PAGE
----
Steve Di Giorgio: By the time I was recruited and made my way to Florida, all the songs but maybe one were completed. Or, pretty close to being done. He had a lot of the ideas mapped out with his previous lineup, Bill [Andrews] and Terry [Butler]. I know those songs were eventually rehashed and turned inside out after the lineup changed using a couple of Cynic guys and a Sadus guy. So, we went into the sessions not working from zero but tons of cassette tapes with guitar parts. We crafted our parts to those guitar parts. Everything was done in the context of Death though. Even though we’re reaching outside the lines and playing all this crazy jazzy stuff while being blazed out of our gourds, it still made sense musically. There was logic to his sound. It’s hard to tell with the way the mix turned out, but me and Sean wrote the drums and bass to go completely together. They’re speaking to each other. When Sean does a roll, my bass notes go with the roll. When I’m climbing up a scale, he’s following me. We were hand-in-hand always. My normal MO is to come in, crash everything and bolt. That wasn’t the case with Human. I went to Miami to spend a few weeks with Sean and Paul. We took our time to go over the music, understand each other, and really knock it all out of the park. That was the bulk of the whole album. Since we did have a lot time before, we were pretty efficient in the studio. We were a teeny bit ahead of schedule, so that’s how “Cosmic Sea” originated. I’m not sure if it was intended to be an instrumental from the start, but we wrote “Cosmic Sea” together in the studio. Chuck had ideas of the riffs, but Paul and Sean were always making suggestions. Now, that’s not at all how Chuck usually operates. He’s usually closed when it comes to his music. For “Cosmic Sea,” the door was open to us. We went pretty crazy on that song. The arrangements are different, a spacey instrumental jam. It was a group session that I don’t think Chuck ever revisited again. “Cosmic Sea” was a cool free-for-all.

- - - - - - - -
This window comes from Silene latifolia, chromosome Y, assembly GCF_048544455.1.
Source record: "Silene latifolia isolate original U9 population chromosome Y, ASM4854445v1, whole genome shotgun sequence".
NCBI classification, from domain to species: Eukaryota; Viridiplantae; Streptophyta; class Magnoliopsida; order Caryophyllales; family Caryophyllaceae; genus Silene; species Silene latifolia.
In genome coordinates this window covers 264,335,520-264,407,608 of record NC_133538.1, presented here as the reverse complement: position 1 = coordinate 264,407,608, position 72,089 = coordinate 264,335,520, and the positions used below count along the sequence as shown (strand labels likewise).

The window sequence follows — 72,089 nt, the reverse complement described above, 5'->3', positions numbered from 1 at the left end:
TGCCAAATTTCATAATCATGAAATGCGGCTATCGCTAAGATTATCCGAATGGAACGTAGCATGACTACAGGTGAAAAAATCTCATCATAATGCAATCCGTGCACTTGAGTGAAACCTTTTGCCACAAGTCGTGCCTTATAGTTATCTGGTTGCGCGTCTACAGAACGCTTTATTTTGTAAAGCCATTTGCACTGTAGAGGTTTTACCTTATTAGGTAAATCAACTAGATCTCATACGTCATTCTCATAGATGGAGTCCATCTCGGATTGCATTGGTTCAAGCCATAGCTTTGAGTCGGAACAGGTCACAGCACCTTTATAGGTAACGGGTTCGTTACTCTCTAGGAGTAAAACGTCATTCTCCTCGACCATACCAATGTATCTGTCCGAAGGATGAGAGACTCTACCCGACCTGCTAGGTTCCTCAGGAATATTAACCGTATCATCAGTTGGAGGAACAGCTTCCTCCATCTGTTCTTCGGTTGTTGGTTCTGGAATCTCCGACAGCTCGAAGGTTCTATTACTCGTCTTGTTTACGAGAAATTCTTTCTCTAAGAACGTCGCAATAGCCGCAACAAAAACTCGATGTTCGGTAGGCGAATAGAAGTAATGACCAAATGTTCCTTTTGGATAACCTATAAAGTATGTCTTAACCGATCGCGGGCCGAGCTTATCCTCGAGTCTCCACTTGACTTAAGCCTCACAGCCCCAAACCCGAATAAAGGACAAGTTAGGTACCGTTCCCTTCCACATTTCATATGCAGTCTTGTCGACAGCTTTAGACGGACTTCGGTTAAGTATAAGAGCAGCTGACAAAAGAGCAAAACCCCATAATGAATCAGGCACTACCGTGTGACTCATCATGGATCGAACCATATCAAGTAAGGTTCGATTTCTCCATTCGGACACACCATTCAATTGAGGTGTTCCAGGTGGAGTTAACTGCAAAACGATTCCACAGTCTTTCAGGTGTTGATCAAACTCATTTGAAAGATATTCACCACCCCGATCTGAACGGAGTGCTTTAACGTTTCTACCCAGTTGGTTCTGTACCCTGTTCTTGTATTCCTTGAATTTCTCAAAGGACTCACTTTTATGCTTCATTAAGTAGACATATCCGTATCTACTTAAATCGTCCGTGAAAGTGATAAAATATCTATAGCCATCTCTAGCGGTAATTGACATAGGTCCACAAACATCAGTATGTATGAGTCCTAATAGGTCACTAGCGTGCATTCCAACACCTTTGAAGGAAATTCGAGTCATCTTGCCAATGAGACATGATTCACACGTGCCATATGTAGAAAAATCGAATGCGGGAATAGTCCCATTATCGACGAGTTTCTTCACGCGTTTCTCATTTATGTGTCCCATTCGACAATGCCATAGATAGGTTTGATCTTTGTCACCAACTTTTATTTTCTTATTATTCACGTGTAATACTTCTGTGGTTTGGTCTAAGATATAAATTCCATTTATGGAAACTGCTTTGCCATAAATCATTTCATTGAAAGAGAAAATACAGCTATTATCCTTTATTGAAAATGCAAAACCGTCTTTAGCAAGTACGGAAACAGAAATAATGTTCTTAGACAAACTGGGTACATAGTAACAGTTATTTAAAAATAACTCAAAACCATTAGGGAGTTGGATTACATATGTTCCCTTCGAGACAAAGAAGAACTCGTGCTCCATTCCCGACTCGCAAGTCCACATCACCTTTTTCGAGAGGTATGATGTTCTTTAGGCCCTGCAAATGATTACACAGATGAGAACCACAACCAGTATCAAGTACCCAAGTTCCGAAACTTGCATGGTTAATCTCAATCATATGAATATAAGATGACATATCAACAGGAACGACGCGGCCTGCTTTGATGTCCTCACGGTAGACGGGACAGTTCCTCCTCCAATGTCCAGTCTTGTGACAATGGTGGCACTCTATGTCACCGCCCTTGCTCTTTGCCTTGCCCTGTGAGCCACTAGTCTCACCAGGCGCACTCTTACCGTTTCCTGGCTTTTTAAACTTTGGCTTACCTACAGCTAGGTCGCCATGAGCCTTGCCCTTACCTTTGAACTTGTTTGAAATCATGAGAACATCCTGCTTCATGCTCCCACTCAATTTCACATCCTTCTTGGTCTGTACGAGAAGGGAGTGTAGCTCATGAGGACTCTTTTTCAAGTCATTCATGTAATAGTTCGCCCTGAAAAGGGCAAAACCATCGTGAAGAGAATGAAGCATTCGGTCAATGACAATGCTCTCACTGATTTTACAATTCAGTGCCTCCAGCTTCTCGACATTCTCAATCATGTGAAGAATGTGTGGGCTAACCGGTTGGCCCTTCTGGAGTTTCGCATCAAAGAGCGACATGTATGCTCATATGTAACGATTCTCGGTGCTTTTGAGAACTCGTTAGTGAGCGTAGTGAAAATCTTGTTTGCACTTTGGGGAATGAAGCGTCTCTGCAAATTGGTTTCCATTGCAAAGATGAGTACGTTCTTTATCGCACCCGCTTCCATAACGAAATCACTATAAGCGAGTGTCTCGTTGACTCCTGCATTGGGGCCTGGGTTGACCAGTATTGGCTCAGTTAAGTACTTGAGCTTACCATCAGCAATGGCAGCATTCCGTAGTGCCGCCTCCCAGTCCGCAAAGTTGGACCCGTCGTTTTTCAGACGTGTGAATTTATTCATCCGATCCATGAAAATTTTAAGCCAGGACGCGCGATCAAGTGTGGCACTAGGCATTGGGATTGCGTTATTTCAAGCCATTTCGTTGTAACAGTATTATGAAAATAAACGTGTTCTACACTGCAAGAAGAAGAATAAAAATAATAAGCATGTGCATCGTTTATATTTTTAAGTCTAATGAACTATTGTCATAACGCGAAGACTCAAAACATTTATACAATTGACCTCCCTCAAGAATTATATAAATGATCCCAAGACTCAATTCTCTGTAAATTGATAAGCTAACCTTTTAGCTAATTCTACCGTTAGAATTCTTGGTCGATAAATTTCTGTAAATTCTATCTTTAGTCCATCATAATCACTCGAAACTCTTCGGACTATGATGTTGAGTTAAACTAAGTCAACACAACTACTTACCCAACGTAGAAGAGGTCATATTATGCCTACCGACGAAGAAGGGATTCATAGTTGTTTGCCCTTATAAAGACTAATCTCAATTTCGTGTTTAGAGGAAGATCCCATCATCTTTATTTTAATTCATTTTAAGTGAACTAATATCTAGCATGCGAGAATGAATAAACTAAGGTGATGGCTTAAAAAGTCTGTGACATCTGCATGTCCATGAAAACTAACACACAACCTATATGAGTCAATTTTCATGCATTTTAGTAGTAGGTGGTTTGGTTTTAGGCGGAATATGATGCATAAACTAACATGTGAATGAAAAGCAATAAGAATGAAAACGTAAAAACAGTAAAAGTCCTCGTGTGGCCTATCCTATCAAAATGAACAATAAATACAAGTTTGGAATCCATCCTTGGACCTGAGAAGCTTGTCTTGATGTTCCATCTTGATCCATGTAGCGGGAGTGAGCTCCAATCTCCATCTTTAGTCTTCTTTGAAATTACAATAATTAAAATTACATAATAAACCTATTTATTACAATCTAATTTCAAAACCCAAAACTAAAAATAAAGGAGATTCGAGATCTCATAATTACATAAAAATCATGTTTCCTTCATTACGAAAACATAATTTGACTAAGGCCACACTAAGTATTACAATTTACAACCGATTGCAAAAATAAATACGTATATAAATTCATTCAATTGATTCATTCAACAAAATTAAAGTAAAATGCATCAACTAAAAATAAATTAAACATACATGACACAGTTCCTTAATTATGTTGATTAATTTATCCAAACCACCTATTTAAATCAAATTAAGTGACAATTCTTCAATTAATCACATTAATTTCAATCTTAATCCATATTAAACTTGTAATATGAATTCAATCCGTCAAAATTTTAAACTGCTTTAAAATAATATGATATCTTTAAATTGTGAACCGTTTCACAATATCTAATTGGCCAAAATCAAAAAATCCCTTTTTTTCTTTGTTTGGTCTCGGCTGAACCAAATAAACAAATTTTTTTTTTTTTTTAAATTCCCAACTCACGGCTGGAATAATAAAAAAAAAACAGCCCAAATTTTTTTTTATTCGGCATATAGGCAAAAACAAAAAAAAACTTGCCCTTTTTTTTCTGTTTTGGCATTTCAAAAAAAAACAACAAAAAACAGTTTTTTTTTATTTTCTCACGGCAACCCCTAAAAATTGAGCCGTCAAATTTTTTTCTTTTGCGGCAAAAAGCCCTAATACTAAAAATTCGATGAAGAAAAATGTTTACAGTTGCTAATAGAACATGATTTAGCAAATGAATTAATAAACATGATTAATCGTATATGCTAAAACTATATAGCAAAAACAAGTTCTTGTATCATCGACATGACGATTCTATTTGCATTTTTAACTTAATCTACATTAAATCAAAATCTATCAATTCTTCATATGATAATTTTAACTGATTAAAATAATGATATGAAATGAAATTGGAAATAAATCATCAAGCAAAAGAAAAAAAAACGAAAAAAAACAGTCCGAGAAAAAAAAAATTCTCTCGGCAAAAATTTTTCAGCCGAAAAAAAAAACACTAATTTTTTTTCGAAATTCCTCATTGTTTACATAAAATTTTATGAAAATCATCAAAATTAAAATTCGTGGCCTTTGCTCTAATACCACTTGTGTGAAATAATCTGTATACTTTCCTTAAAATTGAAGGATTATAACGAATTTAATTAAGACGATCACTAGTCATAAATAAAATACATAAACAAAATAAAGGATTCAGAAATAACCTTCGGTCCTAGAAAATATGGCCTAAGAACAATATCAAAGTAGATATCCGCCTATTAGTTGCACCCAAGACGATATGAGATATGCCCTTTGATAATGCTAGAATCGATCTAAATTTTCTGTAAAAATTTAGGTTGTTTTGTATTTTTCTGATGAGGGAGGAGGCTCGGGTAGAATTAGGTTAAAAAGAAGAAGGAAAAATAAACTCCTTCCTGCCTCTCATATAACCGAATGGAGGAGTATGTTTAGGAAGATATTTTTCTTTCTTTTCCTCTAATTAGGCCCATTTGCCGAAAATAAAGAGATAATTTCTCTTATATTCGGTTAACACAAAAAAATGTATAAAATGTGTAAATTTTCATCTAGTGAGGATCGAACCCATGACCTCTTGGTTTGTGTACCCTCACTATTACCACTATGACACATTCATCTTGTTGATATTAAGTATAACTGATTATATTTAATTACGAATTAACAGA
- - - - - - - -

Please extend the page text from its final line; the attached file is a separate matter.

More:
Now that I think of it, me, Sean, and Paul had one, cool thing in common. We all liked to overreach. We like to try to play stuff that was out of what we were used to or what we could handle, so that the average of everything when we got it finalized was a step up. We were obnoxious and we were always trying to not be bored. That’s not to say we did that in spite of Chuck. It’s quite the opposite. He didn’t want paint-by-numbers music added to his sketches or outlines. The idea of the song was always formulated. Chuck always wrote in a rock or pop format, where there’s an intro, verse, chorus, versus, chorus, bridge, solo, repeat, and out. He kept his riffs limited and straightforward, and he knew if he had guys that would just follow along that format that he’d be in the same position he was in on the three previous records. He completely encouraged the three of us to go way outside the lines within that formula. He pushed and pushed us. Not only were we young and ambitious and trying to be crazy guys, but Sean had this particular batch [of marijuana] that wasn’t from Florida — Georgia or somewhere in the Carolinas — that lead us down a particular path. We loved it. Chuck loved it. The two Cynic guys were 19 or just turning 20. Me and Chuck were only 23 years old. Our experience level was kind of low, but we thought we knew how to do something new. Sure enough it comes out, and it made a major impact. I remember the sales were great, the reviews were great.